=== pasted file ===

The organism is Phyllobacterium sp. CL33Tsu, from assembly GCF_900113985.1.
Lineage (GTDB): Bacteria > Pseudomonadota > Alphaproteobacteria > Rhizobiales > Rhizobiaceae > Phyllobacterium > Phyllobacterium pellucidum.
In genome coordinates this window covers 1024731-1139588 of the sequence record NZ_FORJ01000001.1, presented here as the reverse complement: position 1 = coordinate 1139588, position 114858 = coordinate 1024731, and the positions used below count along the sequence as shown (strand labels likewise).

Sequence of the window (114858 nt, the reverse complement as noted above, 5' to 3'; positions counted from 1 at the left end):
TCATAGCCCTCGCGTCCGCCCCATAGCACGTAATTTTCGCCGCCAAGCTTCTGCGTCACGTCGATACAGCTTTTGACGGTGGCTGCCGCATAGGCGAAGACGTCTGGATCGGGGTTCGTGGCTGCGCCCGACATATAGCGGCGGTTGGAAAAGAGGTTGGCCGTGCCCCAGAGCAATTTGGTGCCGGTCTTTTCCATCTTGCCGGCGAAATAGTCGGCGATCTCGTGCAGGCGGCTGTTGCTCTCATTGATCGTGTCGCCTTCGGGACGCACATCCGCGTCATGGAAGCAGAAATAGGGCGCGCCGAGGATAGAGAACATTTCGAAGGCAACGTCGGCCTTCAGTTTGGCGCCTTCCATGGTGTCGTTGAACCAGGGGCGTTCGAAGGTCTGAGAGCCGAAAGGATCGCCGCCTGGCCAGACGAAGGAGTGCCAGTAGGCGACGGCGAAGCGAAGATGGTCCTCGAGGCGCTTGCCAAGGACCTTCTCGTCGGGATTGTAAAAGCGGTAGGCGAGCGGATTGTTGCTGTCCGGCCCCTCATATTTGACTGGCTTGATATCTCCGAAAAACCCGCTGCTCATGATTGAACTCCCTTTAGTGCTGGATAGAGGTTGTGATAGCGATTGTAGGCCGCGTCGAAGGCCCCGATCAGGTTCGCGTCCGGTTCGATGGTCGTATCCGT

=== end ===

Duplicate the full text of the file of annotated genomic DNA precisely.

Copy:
The organism is Phyllobacterium sp. CL33Tsu, from assembly GCF_900113985.1.
Lineage (GTDB): Bacteria > Pseudomonadota > Alphaproteobacteria > Rhizobiales > Rhizobiaceae > Phyllobacterium > Phyllobacterium pellucidum.
In genome coordinates this window covers 1024731-1139588 of the sequence record NZ_FORJ01000001.1, presented here as the reverse complement: position 1 = coordinate 1139588, position 114858 = coordinate 1024731, and the positions used below count along the sequence as shown (strand labels likewise).

Sequence of the window (114858 nt, the reverse complement as noted above, 5' to 3'; positions counted from 1 at the left end):
TCATAGCCCTCGCGTCCGCCCCATAGCACGTAATTTTCGCCGCCAAGCTTCTGCGTCACGTCGATACAGCTTTTGACGGTGGCTGCCGCATAGGCGAAGACGTCTGGATCGGGGTTCGTGGCTGCGCCCGACATATAGCGGCGGTTGGAAAAGAGGTTGGCCGTGCCCCAGAGCAATTTGGTGCCGGTCTTTTCCATCTTGCCGGCGAAATAGTCGGCGATCTCGTGCAGGCGGCTGTTGCTCTCATTGATCGTGTCGCCTTCGGGACGCACATCCGCGTCATGGAAGCAGAAATAGGGCGCGCCGAGGATAGAGAACATTTCGAAGGCAACGTCGGCCTTCAGTTTGGCGCCTTCCATGGTGTCGTTGAACCAGGGGCGTTCGAAGGTCTGAGAGCCGAAAGGATCGCCGCCTGGCCAGACGAAGGAGTGCCAGTAGGCGACGGCGAAGCGAAGATGGTCCTCGAGGCGCTTGCCAAGGACCTTCTCGTCGGGATTGTAAAAGCGGTAGGCGAGCGGATTGTTGCTGTCCGGCCCCTCATATTTGACTGGCTTGATATCTCCGAAAAACCCGCTGCTCATGATTGAACTCCCTTTAGTGCTGGATAGAGGTTGTGATAGCGATTGTAGGCCGCGTCGAAGGCCCCGATCAGGTTCGCGTCCGGTTCGATGGTCGTATCCGT